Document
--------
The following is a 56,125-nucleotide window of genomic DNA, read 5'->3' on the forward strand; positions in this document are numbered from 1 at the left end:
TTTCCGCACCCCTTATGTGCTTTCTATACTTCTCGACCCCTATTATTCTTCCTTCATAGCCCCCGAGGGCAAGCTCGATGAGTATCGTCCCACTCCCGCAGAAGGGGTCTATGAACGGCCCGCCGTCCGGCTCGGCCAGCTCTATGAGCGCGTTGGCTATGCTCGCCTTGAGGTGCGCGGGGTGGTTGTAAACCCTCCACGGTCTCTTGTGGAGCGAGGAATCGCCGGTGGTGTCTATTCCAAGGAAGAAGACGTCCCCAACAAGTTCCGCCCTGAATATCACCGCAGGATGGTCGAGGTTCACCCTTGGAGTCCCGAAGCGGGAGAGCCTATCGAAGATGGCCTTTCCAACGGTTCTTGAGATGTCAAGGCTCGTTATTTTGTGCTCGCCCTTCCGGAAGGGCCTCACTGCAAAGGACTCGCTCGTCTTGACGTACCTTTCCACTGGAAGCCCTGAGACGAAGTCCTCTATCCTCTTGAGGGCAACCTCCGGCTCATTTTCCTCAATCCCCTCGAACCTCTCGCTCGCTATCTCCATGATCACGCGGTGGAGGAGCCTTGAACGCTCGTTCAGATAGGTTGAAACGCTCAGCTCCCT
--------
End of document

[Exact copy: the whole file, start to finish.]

The following is a 56,125-nucleotide window of genomic DNA, read 5'->3' on the forward strand; positions in this document are numbered from 1 at the left end:
TTTCCGCACCCCTTATGTGCTTTCTATACTTCTCGACCCCTATTATTCTTCCTTCATAGCCCCCGAGGGCAAGCTCGATGAGTATCGTCCCACTCCCGCAGAAGGGGTCTATGAACGGCCCGCCGTCCGGCTCGGCCAGCTCTATGAGCGCGTTGGCTATGCTCGCCTTGAGGTGCGCGGGGTGGTTGTAAACCCTCCACGGTCTCTTGTGGAGCGAGGAATCGCCGGTGGTGTCTATTCCAAGGAAGAAGACGTCCCCAACAAGTTCCGCCCTGAATATCACCGCAGGATGGTCGAGGTTCACCCTTGGAGTCCCGAAGCGGGAGAGCCTATCGAAGATGGCCTTTCCAACGGTTCTTGAGATGTCAAGGCTCGTTATTTTGTGCTCGCCCTTCCGGAAGGGCCTCACTGCAAAGGACTCGCTCGTCTTGACGTACCTTTCCACTGGAAGCCCTGAGACGAAGTCCTCTATCCTCTTGAGGGCAACCTCCGGCTCATTTTCCTCAATCCCCTCGAACCTCTCGCTCGCTATCTCCATGATCACGCGGTGGAGGAGCCTTGAACGCTCGTTCAGATAGGTTGAAACGCTCAGCTCCCT